Feature: Exhibition displaying major works by Portuguese architect Soto de Moura opens in Lisbon

0 Comment(s)Print E-mail Xinhua, June 23, 2016
Adjust font size:

When Portuguese architect Eduardo Soto de Moura was asked to have his works displayed at an exhibition, his first instinct was to say no because he simply didn't have the time.

But Soto de Moura changed his mind. With a career that has progressed from private homes to larger public buildings, Soto de Moura felt it could be the right time to gain perspective on what he has completed up to now and what he has left to do.

That desire to gain perspective on his own work led him to agree to hold his first major exhibition, entitled "Continuity", opened on Tuesday at Lisbon's Centro Cultural de Belem (CCB), with jazz music by Miles Davis playing in the background.

"The selfish side of me wanted to show my works as a whole, what I've been doing. I wanted to show others but also it was for myself to see," he explains in a video interview, screened as visitors walk in to the exhibition.

The exhibition, which runs until Sept. 18, displays seven of Soto de Moura's most important works in Portugal, including Tua (undergoing), Braga stadium (2004), Metro of Porto (2001), Torre de Burgo (2007), Casa de Historias de Paula Rego (2008), and Casa na Arrabida (1994).

The exhibition was curated by architects Antonio Sergio Koch and Andre de Franca Campos, who wanted to reflect the architect's symbolisms and analogies.

One of the models on display is the Casa de Historias de Paula Rego, the museum of a renowned modern Portuguese artist Paula Rego in Cascais, which stands in a resort town near Lisbon.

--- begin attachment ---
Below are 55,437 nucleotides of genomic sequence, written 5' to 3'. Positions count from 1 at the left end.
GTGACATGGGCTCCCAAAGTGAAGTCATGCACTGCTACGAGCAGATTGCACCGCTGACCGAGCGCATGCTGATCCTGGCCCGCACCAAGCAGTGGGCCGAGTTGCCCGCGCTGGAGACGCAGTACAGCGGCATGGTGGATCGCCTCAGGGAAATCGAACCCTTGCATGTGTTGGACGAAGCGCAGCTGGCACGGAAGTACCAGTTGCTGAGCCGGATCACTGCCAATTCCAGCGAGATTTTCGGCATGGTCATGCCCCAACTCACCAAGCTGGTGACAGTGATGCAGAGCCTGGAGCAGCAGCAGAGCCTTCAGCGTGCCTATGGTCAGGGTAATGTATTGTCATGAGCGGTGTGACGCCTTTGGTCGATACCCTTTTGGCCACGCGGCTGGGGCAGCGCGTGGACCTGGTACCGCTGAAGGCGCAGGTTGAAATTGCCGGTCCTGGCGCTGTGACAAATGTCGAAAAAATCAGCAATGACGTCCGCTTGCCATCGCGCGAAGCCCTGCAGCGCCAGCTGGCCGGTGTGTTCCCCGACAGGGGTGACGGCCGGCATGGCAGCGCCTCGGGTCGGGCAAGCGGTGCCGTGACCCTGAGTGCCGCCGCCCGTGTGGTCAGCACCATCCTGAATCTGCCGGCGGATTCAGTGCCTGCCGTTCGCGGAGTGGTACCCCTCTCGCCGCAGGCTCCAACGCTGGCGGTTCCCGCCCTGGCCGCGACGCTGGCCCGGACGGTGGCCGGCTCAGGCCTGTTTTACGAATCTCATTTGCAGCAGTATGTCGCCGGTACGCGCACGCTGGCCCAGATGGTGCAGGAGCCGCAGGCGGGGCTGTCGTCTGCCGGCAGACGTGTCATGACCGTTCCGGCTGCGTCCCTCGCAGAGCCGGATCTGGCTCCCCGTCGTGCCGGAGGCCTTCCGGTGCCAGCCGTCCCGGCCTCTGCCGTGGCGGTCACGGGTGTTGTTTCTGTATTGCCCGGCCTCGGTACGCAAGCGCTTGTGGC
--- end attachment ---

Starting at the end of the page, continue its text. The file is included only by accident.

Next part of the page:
Pyramid-shaped, and made of red-coloured concrete, he incorporates trees and other natural elements into the building.

Spectators can see the model of the building and also images of what it looks like today, through videos screened at the exhibition by Japanese filmmaker Takashi Sugimoto.

Souto de Moura says gravity takes a central role in his work. He also pays special detail to light, which makes his buildings rich in emotion.

"Every once in a while, there must be shadows," he says in the video interview.

Another of his prominent works, the Braga Stadium, was created on the mountainside, which allows those who can't afford a ticket to watch a match from afar.

While Soto de Mouro, who won the 2011 Pritzker Prize, has carried out dozens of projects abroad, he says those satisfy him the most are those he did locally, in his native country, even if his home country presents challenges for architects.

"It is difficult to do architecture in Portugal and it implies certain wear and tear," he says.

However he says he is happy to be able to stick to a coherent style and one that is very much his own.

"I don't have to cater to any one, I don't follow the rules or agree with them," he says.

Soto de Moura was born in the northern city of Porto and enrolled at the Academy of Fine Arts to study sculpture but ended up finishing a degree in architecture.

After working with renowned architect Alvaro Siza Vieria, he eventually opened up his own office and has gained international recognition. Endit

Follow China.org.cn on Twitter and Facebook to join the conversation.
Print E-mail Bookmark and Share

Go to Forum >>0 Comment(s)

No comments.

Add your comments...

  • User Name Required
  • Your Comment
  • Enter the words you see:   
    Racist, abusive and off-topic comments may be removed by the moderator.
Send your storiesGet more from China.org.cnMobileRSSNewsletter